Thousands flock here for another great Harvest Day
YARDLEY BOROUGH – Perhaps the oldest vendor at the 43rd Annual Yardley Harvest Day Festival was Ken Brown of Solebury Township who turns 90 on March 19, 2013.
He was sitting back watching the people go by, many of whom stopped to marvel at his heavy glass paper weights wLtK flRwHUs LnsLGH.
Elaina Clark of Middletown Township, who wore a big hot pink bow in her hair, was one of them. “I like the RUDnJH flRwHU,” tKH OLttOH JLUO said inspecting it.
TKLs wDs tKH fiUst tLPH tKH kindergartener attended Yardley’s Harvest Day and she couldn’t have picked a better day. “I like everything beFDusH Lt’s sR EHDutLIuO,” sKH said.
Her grandmother, Gail Obert of Levittown said Elaina was really looking forward to getting her face painted.
Meanwhile, Brown, who was amused by Elaina’s curiosity, said he has made between 1,500 and 2,000 of the rounded paper weights.
“I didn’t make them to sell tKHP,” KH sDLG RI KLs SDSHU weights. “I make them as a KREEy.”
Brown as among the more than 100 crafters and community organizations who lined Canal Street and East College Avenue for this year’s fall craft and street fair extravaganza organized by the Yardley Business Association DnG tKH 0DNHfiHOG WRPHn’s Association.
In the parking lot behind the Yardley Borough Hall, Claire O’Hearn and Susan King, both of Yardley Borough, were promoting Canal-OWHHn, wKLFK tDNHs SODFH IURP Oct. 30 to Nov. 6. Claire’s stepfather, Jef Buehler, is founder of the event.
“It’s a week-long traditional style lighting of jack-o-lantHUns,” CODLUH sDLG. “2n 2Ft.
30, people gather at the Rivermawr Green to carve the pumpkins. Starting Oct. 31, we line them up along the canal path and light them for seven nights,” she explained.
Around the corner, Dennis Valenti of Cherry Hill, N.J. was selling his handcrafted wooden pots. He is a professional woodworker with a shop in Camden, N.J.
“I came up with the idea of making hexagon-shaped cedar pots,” he said. “They’re solid cedar.”
Nearby, Jennifer Dash was busy showcasing her own jewelry. “I would say the hot sellers are the Swarovski crystal heart necklaces and the crystal drop earrings.”
This is a part-time job for Dash while she raises her children.
Marilyn Rosine of Yardley Borough sported a special t-shirt to raise funds for breast cancer research. She is a firHfiJKtHr wLtK tKH YDrGOHy-0DNHfiHOG Fire Company. They will donate $10 per shirt for research. The remaining $5 will cover the cost of the shirts.
Photographer Earl Davis of Morrisville, a retired teacher, said he liked the nice big crowd, adding, “it’s a perfect day.”
Davis brought lots of photographs depicting historic places to this year’s event. He and his wife, Diane, are Harvest Day regulars, having participated as vendors for more than two decades.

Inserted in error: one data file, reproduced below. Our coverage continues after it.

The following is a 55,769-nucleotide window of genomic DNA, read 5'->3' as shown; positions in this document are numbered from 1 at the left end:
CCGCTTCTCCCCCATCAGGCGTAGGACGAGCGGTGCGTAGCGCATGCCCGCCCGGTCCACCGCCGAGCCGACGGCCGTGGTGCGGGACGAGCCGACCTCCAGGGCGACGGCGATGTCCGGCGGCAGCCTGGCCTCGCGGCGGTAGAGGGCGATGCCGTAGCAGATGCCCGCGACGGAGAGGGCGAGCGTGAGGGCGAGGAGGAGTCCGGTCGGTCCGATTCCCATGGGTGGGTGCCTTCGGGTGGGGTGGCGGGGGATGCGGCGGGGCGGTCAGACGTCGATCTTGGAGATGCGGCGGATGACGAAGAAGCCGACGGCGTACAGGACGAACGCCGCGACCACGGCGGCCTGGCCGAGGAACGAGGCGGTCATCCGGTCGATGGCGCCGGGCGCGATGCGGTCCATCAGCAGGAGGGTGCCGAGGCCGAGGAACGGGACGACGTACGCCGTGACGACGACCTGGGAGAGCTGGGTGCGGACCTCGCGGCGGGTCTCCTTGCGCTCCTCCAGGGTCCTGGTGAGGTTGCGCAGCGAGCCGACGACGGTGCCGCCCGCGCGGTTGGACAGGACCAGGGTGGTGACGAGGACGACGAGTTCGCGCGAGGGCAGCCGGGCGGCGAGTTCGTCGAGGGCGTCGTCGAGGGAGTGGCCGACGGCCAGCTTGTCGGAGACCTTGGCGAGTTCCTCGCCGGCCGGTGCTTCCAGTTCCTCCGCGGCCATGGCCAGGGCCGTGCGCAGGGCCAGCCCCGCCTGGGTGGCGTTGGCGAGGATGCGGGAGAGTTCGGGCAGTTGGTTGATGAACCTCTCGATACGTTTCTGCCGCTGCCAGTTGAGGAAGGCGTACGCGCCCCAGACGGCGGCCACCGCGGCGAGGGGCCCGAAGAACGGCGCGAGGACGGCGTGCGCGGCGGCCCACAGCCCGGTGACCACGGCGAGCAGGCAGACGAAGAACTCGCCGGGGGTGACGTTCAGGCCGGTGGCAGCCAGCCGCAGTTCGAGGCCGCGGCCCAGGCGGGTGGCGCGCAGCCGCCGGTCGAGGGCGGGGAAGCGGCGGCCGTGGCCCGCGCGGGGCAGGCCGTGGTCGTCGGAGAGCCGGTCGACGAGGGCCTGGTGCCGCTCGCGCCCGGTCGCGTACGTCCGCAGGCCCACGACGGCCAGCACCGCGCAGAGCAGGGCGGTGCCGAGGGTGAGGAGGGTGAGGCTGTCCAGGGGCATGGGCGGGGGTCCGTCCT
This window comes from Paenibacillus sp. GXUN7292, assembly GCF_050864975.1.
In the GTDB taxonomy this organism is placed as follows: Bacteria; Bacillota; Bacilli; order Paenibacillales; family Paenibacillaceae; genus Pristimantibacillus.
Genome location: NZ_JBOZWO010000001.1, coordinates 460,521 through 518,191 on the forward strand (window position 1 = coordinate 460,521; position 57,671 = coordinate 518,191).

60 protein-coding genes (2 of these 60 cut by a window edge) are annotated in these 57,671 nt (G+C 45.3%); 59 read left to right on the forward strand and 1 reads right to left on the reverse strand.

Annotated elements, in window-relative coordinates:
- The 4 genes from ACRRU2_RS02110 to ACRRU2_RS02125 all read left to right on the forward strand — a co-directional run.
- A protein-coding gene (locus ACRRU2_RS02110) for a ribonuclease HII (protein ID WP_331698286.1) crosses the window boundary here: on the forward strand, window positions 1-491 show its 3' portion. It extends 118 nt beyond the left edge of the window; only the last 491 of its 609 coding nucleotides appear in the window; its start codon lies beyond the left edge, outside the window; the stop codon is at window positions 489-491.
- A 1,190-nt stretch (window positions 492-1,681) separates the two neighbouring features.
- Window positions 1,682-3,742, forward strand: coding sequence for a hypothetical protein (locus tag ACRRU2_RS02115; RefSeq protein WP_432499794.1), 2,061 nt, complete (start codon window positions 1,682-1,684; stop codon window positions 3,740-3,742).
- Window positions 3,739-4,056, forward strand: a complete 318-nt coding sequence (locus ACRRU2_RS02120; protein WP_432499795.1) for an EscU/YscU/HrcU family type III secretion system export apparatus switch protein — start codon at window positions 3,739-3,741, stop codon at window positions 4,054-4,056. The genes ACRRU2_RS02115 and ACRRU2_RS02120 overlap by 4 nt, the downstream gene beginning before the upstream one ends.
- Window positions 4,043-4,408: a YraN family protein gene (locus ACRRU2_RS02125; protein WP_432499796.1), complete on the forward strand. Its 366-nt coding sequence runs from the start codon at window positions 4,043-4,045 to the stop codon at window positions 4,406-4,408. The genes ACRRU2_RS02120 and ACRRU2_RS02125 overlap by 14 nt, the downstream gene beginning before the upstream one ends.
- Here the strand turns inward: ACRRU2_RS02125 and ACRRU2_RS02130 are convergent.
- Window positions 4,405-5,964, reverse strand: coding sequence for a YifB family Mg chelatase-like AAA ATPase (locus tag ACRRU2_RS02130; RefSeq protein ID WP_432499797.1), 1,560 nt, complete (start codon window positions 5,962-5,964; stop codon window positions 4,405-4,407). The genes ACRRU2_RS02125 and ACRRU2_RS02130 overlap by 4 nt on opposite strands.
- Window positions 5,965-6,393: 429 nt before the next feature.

Another vendor, Barbara Turek, brought her needlework. “I have three sewing machines and none of them do automatic embroidery!” she said.
“I love Harvest Day...It’s always got the most friendly people and they also come to buy, not just to look,” she said.
Beverly and Marvin Hager of Perkasie among other things make handpainted gourds. And they brought a bunch to Harvest Day. Marvin cuts them out and cleans them and Beverly paints them. New this year is her Santa Claus gourd.
The couple have been coming to HDrYHVt DDy IRr fiYH yHDrV. “WH OLNH it down here,” Beverly said. “There seems to be more people this year.”
Steve and Linda Leibe of Coopersburg make jams and jellies. They traveled 68 miles just to come here. Steve said the hot seller is hot pepper jam. “It’s probably an older recipe,” he said.
The duo sells their concoctions year-round. “It’s a full-time thing as a second job,” Steve said. He is a quartz fabricator and she does inside sales.
Marjorie Epp of Sellersville and her mother, Louise Scherch, are equal partners. They make hats and mittens. “They are made from recycled repurposed sweaters,” said Marjorie, who also makes hand-painted women’s apparel.
“WH FRPH EDFN EHFDuVH tKH FrRwGV DrH tHrrLfiF,” 0DrMRrLH VDLG. 6KH VDLG some people might think it’s strange that they were selling winter-wear in 85 degree weather.
Bobbie Moore, vice president of the Yardley Business Association (YBA) and a member of the Harvest Day Festival Committee, said she found that the crafters like the Canal Street locatLRn RYHr ButtRnwRRG 3DrN DnG WHVt Afton Avenue.
Harvest Day was also a big hit among the local teens who used the opportunity to hang with friends.
Kelly McCloskey of Newtown said that she came with Rachel Shavel of Yardley and Katie Martinides of Newtown to spend time together. They are all age 16.
“WH wHnt Rut tR ErHDNIDVt DnG wH’rH just looking around,” Kelly said. Katie said coming to Harvest Day is a “fall tradition.”
Hundreds of people jam East College Avenue on Harvest Day in Yardley.
Yardley-Makefield VFW members Russ Davidson, right, and Fred Eckert hand out poppiess.
Tammy Marshall and Sue Schneck promote Yardley’s upcoming Canal-o-Ween event.
Hanging out at Harvest Day are Kelly McCloskey of Newtown, Rachel Shavel of Yardley and Katie Martinides of Newtown
Marilyn Rosine of Yardley Borough shows off one of the special t-shirt being sold by the Yardley-Makefield Fire Company to raise funds for breast cancer research. They will donate $10 per shirt for research. The remaining $5 will cover the cost of the shirts.
Jennifer Mizak brought her family to Yardley’s Harvest Day.